Localization: Easy

    i18n/l10n has been on the roadmap for Grantlee since day one. I started working on this at Akademy in Tampere, and am only nearly finished now. It took a few attempts to get the design right and learn everything needed about localization in general and computerized localization in particular. Now it’s easy for everyone else. 🙂

    All of this works of course with “pure” Qt and with KLocale and the extensions it provides.

    BTW for more on the elite Germans of Berlin check out Wash Echte.

  • MeeGo@Dublin

    November 9, 2010

    I’ll be in Dublin on Monday only for the first day of the MeeGo conference at Lansdowne Road.

    Try to catch up if you want to talk about things I know about such as Qt ModelView, string templating, QML, KDE, PIM or KDAB.

    I’ve also been getting more interested in state machines and l10n/i18n lately, so they’re also good topics.

    Watching my Ks and Qs

    November 1, 2010

    The good thing about transatlantic flights is that it gives me an opportunity to watch movies on a tiny screen that I otherwise wouldn’t watch at all. On my outbound flight to the US last week I managed to watch Shrek and most, but not all of Toy Story 3. I needed closure though. Will Woody unite the toys and save the day? Will Buzz ever be the same again? The return flight yesterday(today?) brought the closure, but also gave me some time to work on something I’ve been putting off for a while.

    I originally wrote KIdentityProxyModel with the intent of putting it into Qt on request. Once it gets into Qt I’m no longer the maintainer, so someone else in Nokia gets to decide whether to apply patches I submit to it. I needed to make sure it was as correct as possible before submitting it so it went into kdelibs for an incubation period.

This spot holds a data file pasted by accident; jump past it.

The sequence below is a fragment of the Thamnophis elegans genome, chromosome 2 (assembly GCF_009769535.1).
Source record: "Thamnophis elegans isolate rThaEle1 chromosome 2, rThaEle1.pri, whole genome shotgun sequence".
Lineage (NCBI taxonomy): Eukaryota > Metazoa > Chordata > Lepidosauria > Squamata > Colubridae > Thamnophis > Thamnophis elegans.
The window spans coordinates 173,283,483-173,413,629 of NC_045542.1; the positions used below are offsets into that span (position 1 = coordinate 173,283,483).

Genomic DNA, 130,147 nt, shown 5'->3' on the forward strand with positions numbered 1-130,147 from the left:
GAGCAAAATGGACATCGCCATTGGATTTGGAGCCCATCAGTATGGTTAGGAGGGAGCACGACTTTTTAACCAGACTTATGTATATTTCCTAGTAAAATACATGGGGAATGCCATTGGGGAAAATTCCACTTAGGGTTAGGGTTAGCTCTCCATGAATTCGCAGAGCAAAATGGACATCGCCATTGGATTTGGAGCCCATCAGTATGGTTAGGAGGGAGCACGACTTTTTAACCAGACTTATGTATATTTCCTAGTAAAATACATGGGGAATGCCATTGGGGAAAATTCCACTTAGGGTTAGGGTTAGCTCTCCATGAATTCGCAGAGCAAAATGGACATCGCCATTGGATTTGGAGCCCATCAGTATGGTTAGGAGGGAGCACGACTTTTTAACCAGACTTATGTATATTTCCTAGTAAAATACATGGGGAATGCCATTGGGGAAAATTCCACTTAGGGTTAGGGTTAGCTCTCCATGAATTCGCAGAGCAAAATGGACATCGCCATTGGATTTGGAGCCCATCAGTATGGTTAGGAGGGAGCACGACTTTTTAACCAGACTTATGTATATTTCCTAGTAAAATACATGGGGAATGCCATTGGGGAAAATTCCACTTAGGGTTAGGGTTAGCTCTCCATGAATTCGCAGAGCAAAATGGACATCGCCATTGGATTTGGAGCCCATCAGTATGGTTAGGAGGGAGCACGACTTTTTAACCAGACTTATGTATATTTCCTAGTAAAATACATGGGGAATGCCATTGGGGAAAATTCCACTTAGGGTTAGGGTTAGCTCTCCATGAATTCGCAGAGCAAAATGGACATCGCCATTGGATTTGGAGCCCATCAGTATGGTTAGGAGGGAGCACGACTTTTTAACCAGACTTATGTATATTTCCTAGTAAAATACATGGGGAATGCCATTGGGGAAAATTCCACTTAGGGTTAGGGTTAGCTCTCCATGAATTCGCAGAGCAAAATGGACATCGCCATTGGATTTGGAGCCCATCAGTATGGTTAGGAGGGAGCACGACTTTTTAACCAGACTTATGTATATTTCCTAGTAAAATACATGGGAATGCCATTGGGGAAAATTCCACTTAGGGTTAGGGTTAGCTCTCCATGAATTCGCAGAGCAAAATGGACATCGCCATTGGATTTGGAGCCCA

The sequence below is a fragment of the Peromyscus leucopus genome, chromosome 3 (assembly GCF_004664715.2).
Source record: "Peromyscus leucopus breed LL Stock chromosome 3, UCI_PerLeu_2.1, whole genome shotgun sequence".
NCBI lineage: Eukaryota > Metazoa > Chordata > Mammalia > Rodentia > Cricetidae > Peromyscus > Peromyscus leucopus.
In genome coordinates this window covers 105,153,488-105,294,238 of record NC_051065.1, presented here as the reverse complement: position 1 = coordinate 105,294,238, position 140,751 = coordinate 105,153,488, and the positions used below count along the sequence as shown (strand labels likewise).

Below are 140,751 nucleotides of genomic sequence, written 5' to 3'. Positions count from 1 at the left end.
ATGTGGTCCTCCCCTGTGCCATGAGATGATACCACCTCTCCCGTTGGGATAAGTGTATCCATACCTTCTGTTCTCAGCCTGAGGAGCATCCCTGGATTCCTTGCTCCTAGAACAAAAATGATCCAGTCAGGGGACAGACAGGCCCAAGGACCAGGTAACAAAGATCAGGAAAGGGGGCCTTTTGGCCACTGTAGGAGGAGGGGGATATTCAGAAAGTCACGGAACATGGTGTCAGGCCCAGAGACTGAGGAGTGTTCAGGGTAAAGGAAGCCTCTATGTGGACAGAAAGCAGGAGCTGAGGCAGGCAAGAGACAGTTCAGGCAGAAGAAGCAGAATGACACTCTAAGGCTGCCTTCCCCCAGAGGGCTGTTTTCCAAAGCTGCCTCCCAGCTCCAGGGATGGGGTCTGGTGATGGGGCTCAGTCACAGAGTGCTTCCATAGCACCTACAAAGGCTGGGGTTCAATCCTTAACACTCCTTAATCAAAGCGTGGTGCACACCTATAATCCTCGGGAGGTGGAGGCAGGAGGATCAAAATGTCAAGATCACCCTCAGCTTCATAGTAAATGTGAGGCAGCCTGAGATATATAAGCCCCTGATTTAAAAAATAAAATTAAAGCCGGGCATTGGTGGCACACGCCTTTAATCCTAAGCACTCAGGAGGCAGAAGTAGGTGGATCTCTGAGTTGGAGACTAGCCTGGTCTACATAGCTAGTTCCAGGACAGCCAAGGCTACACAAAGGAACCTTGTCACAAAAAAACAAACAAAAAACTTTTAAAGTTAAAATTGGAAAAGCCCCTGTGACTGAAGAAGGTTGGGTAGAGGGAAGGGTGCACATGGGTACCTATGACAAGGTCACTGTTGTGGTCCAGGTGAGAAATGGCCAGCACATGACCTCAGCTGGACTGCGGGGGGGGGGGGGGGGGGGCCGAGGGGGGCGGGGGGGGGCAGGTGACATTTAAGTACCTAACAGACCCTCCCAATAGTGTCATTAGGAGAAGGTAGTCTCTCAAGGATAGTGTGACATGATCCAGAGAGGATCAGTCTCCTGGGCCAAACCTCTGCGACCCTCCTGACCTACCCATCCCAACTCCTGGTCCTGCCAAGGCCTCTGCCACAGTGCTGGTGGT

There are many style and structural differences between kdelibs classes and Qt classes. Documentation in kdelibs is usually in the header file, whereas in Qt it is always in the implementation file. In kdelibs, we use a _k_ prefix for Q_PRIVATE_SLOTS, whereas Qt uses a _q_ prefix. Easily updated with some perl dash pie. Another difference is that the protected constructor takes an instance of the private class as a reference instead of as a pointer. I only recently realized the reasons for doing it that way. Finally, In the case of proxy models, the source model is usually referred to as d->model instead of q->sourceModel(). That’s possible in Qt, but not in kdelibs because of the inheritance of QAbstractProxyModelPrivate.

    With all of those changes made I submitted the MR for the patch that mostly I wrote around the time of Akademy in July. It’s an interesting time to be submitting classes to Qt, not least because of the column inches it is getting these days. Contributors are eager to find out the extent that the Qt Open Governance model will facilitate these kinds of contributions and make them easier and sustainable.

    In a KDE context it is even more interesting. There has been lots of discussion since the end of last week about the role of the kde libraries in the greater Qt ecosystem. Do Qt developers know useful libraries are in kdelibs? How can we make those libraries easier to find, access, and use? One proposal is to attempt to submit as much as possilble of kde libraries into Qt itself. That would require dramatic changes to the current maintenance and contribution model, so it will be interesting to see where that goes.